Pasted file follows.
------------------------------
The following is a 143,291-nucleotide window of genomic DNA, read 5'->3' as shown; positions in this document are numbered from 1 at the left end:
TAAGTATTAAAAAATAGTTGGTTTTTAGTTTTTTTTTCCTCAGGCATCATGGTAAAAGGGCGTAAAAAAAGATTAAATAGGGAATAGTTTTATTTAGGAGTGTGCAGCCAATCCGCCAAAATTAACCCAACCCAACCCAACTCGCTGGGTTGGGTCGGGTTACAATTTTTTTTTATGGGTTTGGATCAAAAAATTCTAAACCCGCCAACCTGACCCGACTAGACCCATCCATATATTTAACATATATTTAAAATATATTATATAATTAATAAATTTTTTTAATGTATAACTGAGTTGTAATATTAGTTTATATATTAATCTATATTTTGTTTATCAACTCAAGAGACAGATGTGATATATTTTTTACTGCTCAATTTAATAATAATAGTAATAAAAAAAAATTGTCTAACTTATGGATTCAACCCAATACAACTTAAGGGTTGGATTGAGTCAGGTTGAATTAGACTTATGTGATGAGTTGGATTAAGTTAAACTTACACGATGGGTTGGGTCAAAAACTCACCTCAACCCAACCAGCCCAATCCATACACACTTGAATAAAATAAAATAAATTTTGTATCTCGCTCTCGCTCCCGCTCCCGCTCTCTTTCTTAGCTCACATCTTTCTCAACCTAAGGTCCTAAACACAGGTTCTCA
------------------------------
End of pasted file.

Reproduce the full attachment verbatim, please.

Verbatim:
The following is a 143,291-nucleotide window of genomic DNA, read 5'->3' as shown; positions in this document are numbered from 1 at the left end:
TAAGTATTAAAAAATAGTTGGTTTTTAGTTTTTTTTTCCTCAGGCATCATGGTAAAAGGGCGTAAAAAAAGATTAAATAGGGAATAGTTTTATTTAGGAGTGTGCAGCCAATCCGCCAAAATTAACCCAACCCAACCCAACTCGCTGGGTTGGGTCGGGTTACAATTTTTTTTTATGGGTTTGGATCAAAAAATTCTAAACCCGCCAACCTGACCCGACTAGACCCATCCATATATTTAACATATATTTAAAATATATTATATAATTAATAAATTTTTTTAATGTATAACTGAGTTGTAATATTAGTTTATATATTAATCTATATTTTGTTTATCAACTCAAGAGACAGATGTGATATATTTTTTACTGCTCAATTTAATAATAATAGTAATAAAAAAAAATTGTCTAACTTATGGATTCAACCCAATACAACTTAAGGGTTGGATTGAGTCAGGTTGAATTAGACTTATGTGATGAGTTGGATTAAGTTAAACTTACACGATGGGTTGGGTCAAAAACTCACCTCAACCCAACCAGCCCAATCCATACACACTTGAATAAAATAAAATAAATTTTGTATCTCGCTCTCGCTCCCGCTCCCGCTCTCTTTCTTAGCTCACATCTTTCTCAACCTAAGGTCCTAAACACAGGTTCTCA